Scholarly Editing

The Annual of the Association for Documentary Editing

2013, Volume 34

Sunset Wings

by Dante Gabriel RossettiEdited by Marianne Van Remoortel
Athenaeum (London), May 24, 1873View Page
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SUNSET WINGS

TO-NIGHT this sunset spreads two golden wings Cleaving the western sky; Winged too with wind it is, and winnowings Of birds; as if the day's last hour in rings Of strenuous flight must die.
Sun-steeped in fire, the homeward pinions sway Above the dove-cote tops; And clouds of starlings, ere they rest with day, Sink, clamorous like mill-waters, at wild play, By turns in every copse:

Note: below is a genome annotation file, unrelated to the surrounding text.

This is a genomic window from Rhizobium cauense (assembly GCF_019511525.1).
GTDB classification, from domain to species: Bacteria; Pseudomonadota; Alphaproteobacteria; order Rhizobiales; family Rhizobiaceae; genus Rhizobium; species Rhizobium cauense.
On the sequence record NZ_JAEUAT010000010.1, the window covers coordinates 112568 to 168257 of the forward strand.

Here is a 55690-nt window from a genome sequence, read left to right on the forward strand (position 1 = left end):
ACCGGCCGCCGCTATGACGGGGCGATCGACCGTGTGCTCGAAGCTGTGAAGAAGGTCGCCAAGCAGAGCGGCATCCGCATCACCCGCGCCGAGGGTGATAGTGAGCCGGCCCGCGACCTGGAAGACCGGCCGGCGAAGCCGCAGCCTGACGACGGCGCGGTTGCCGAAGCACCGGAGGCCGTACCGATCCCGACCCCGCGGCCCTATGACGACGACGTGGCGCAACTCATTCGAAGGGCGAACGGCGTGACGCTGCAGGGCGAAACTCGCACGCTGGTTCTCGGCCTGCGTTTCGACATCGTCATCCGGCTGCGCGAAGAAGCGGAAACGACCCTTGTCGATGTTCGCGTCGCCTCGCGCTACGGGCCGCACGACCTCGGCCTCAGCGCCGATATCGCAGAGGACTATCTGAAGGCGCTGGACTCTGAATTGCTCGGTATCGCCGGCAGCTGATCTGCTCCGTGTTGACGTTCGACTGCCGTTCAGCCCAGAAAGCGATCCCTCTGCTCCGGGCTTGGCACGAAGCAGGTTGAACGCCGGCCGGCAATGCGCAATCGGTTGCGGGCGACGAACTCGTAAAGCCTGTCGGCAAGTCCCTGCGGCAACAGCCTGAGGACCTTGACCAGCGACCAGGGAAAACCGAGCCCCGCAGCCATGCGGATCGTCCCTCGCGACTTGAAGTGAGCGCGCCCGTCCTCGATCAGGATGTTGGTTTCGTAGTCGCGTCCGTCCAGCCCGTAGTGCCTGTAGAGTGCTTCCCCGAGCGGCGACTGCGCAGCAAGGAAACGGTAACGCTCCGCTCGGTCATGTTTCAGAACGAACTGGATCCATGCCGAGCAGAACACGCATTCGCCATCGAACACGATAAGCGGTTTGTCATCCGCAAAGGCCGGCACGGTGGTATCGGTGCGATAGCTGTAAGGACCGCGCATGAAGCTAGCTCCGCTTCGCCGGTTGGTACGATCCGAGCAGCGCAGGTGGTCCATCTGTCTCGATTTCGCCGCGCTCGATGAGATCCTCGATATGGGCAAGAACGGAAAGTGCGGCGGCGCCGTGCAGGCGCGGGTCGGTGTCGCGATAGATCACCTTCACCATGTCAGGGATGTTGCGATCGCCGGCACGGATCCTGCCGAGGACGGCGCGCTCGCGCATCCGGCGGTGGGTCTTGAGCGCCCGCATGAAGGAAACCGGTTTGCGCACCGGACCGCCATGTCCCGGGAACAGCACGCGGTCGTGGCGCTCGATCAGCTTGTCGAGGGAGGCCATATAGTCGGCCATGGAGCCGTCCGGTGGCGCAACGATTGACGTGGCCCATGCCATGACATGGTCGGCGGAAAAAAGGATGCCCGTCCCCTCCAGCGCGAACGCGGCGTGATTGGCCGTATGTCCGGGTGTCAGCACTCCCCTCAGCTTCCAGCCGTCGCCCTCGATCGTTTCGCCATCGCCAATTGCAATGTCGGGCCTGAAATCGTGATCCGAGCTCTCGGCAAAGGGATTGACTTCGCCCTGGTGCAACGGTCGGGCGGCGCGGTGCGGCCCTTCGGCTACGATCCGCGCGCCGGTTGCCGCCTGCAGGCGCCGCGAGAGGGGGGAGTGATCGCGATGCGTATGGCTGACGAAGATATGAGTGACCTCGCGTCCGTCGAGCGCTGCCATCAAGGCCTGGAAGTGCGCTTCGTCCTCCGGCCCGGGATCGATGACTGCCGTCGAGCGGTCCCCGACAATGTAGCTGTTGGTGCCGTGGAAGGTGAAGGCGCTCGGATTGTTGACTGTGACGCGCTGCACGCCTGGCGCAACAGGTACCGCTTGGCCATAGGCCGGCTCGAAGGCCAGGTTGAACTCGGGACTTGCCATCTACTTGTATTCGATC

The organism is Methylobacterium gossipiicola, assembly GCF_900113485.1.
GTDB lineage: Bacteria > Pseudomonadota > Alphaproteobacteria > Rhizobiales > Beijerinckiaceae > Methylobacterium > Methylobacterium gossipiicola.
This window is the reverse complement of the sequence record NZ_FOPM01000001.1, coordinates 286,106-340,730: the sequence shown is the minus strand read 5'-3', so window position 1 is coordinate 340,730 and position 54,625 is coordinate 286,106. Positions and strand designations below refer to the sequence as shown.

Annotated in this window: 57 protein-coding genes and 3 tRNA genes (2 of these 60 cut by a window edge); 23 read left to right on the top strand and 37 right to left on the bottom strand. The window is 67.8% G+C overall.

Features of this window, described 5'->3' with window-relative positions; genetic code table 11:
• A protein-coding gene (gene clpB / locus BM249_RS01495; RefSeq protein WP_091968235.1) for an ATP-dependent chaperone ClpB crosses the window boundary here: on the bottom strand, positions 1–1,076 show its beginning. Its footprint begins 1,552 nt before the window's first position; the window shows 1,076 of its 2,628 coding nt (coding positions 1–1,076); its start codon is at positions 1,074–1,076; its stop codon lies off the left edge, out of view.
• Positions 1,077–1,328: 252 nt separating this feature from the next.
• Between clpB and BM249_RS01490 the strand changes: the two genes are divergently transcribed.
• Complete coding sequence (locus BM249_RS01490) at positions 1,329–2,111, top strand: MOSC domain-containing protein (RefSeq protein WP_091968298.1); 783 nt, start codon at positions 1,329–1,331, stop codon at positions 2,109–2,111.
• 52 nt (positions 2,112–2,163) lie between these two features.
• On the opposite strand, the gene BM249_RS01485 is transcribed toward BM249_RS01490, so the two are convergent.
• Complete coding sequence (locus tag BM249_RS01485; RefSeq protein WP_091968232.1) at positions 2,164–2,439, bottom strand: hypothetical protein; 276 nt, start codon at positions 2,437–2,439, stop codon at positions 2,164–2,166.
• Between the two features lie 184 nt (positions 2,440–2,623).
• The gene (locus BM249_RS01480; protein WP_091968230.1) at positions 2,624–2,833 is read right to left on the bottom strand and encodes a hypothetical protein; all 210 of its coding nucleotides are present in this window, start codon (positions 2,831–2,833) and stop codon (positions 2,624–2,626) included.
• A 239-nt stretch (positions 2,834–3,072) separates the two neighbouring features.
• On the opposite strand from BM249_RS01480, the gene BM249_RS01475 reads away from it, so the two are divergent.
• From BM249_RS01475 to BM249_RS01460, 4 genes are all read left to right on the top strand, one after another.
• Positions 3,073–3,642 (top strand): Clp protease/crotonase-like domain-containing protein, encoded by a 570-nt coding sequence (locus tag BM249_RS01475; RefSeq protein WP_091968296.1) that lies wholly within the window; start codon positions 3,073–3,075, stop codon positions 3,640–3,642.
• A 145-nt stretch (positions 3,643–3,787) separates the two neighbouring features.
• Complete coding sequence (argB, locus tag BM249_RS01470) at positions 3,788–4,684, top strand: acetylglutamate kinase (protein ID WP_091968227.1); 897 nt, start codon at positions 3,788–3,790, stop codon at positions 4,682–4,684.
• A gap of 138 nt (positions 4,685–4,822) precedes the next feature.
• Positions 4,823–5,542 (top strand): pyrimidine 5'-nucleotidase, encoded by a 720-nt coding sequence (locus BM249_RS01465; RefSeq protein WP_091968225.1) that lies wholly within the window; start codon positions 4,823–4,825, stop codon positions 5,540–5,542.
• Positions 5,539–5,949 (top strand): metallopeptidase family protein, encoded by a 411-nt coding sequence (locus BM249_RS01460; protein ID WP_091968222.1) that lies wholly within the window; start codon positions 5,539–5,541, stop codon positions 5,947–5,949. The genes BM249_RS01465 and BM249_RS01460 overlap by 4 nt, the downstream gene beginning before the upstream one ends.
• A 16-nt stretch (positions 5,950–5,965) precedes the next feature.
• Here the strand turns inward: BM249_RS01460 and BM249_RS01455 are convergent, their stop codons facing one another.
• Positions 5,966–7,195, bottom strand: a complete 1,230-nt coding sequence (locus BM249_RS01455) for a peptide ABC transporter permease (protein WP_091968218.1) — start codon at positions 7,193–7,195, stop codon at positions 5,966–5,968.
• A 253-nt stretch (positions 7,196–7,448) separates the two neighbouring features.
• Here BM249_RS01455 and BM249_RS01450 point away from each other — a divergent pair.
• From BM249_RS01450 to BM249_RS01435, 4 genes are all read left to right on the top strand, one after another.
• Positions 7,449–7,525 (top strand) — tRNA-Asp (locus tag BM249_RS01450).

Each tree heart-deep the wrangling rout receives,— But for the whirr within, You could not tell the starlings from the leaves; Then one great puff of wings, and the swarm heaves Away with all its din.
Even thus Hope's hours, in ever-eddying flight, To many a refuge tend; With the first light she laughed, and the last light Glows round her still; who natheless in the night At length must make an end.
And now the mustering rooks innumerable Together sail and soar, While for the day's death, like a tolling knell, Unto the heart they seem to cry, Farewell, No more, farewell, no more!
Is Hope not plumed, as 'twere a fiery dart? And oh thou dying day, Even as thou goest must she too depart, And Sorrow fold such pinions on the heart As will not fly away?
DANTE G. ROSSETTI.